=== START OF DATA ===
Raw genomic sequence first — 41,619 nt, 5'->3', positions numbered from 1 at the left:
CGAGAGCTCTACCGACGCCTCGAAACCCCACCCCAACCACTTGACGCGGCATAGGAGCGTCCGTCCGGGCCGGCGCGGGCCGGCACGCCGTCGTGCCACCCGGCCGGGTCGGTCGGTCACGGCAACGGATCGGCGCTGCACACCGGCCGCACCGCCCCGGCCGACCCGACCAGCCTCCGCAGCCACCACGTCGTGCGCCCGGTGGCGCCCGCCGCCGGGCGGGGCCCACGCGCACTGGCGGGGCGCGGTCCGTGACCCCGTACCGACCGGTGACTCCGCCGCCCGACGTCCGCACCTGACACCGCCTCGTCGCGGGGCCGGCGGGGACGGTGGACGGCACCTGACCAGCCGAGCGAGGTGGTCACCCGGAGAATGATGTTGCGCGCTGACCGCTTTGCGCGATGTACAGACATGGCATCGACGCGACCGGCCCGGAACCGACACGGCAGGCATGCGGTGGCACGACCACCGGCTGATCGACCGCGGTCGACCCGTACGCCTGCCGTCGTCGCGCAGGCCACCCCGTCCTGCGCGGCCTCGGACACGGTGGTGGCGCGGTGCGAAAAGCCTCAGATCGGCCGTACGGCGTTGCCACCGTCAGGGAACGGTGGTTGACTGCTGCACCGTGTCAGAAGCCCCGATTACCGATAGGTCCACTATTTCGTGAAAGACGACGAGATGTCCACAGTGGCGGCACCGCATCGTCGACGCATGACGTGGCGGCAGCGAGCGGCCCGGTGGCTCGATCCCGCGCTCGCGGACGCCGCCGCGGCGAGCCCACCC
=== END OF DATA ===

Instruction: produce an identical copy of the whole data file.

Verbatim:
Raw genomic sequence first — 41,619 nt, 5'->3', positions numbered from 1 at the left:
CGAGAGCTCTACCGACGCCTCGAAACCCCACCCCAACCACTTGACGCGGCATAGGAGCGTCCGTCCGGGCCGGCGCGGGCCGGCACGCCGTCGTGCCACCCGGCCGGGTCGGTCGGTCACGGCAACGGATCGGCGCTGCACACCGGCCGCACCGCCCCGGCCGACCCGACCAGCCTCCGCAGCCACCACGTCGTGCGCCCGGTGGCGCCCGCCGCCGGGCGGGGCCCACGCGCACTGGCGGGGCGCGGTCCGTGACCCCGTACCGACCGGTGACTCCGCCGCCCGACGTCCGCACCTGACACCGCCTCGTCGCGGGGCCGGCGGGGACGGTGGACGGCACCTGACCAGCCGAGCGAGGTGGTCACCCGGAGAATGATGTTGCGCGCTGACCGCTTTGCGCGATGTACAGACATGGCATCGACGCGACCGGCCCGGAACCGACACGGCAGGCATGCGGTGGCACGACCACCGGCTGATCGACCGCGGTCGACCCGTACGCCTGCCGTCGTCGCGCAGGCCACCCCGTCCTGCGCGGCCTCGGACACGGTGGTGGCGCGGTGCGAAAAGCCTCAGATCGGCCGTACGGCGTTGCCACCGTCAGGGAACGGTGGTTGACTGCTGCACCGTGTCAGAAGCCCCGATTACCGATAGGTCCACTATTTCGTGAAAGACGACGAGATGTCCACAGTGGCGGCACCGCATCGTCGACGCATGACGTGGCGGCAGCGAGCGGCCCGGTGGCTCGATCCCGCGCTCGCGGACGCCGCCGCGGCGAGCCCACCC